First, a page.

MASERU – According to the 2013 Millennium Development Goal (MDG) Status Report, issued jointly by the Government of Lesotho and the United Nations in July, the prevalence of HIV/AIDS in Lesotho is exacting a heavy toll on the country’s ability to attain all of the other development goals. Because of the huge impact of the HIV/AIDS epidemic, the average life expectancy in Lesotho is just 48.7 years.
“Controlling the spread of HIV is critical to achieving our work in Lesotho,” said Karla Robin Hershey, United Nations Resident Coordinator in Lesotho.
“While there are just over 500 days until 2015, we will continue to work with the Government of Lesotho to make combatting the spread of HIV a key development priority.”
The 2013 MDG report notes that HIV/AIDS is impacting the nutrition and livelihood of individuals, as well as the viability of institutions. The epidemic is concentrated in the most productive age group, which undermines the abilities of people to feed and care for themselves and their families.
In Lesotho, the extended family provides the main social safety net, but that protection is diminishing. So widespread is the impact of HIV in Lesotho that it has left more than 220,000 children orphans. Children often become the heads of households—caring for siblings and grandparents.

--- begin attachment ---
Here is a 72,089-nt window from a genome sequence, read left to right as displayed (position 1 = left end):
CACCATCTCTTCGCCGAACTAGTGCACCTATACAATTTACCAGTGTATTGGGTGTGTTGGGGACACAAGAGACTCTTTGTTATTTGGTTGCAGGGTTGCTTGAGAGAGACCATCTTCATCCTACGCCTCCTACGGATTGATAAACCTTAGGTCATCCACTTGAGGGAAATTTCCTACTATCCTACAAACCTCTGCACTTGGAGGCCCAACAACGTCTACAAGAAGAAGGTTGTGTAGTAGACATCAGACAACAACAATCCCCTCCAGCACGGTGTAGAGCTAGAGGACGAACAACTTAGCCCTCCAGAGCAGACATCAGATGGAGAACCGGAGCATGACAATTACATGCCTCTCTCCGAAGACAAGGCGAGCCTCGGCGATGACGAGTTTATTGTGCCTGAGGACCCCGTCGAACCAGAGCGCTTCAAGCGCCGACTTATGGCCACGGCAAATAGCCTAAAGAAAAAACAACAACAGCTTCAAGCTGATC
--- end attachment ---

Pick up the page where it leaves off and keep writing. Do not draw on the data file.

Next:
The 2013 MDG Report notes that the Ministry of Health in 2012 sought to revitalize HIV prevention through intensive efforts, including district-level HIV symposiums to strengthen HIV prevention and ART services. Lesotho emphasizes condom promotion and distribution as a part of its prevention strategy in combating HIV, which is guided by World Health Organization standards on condom use.
However, the Report notes that while enough condoms have been procured, they are not readily available for use by people at the community level. The Government has responded by installing 240 condom dispensers in all 10 districts of Lesotho and 100 condom baskets to Lesotho Government Ministries.
Yet, condom usage has not become routine among sexual partners in Lesotho, a problem compounded by weak distribution, availability of condoms, and lack of public knowledge.
“Condom use is a critical element in the comprehensive, effective and sustainable approach to HIV prevention and treatment,” said Ms. Alti Zwandor UNAIDS Country Director in Lesotho.
“When condoms are used correctly and consistently, they are highly effective in preventing HIV and other sexually transmitted infections.”
According to UNAIDS, Lesotho now ranks second worldwide in HIV prevalence among adults, just behind Swaziland.
Mark S. Cogan, Communications and Reports Specialist
Tel: (+266) 22 313 790 ext. 377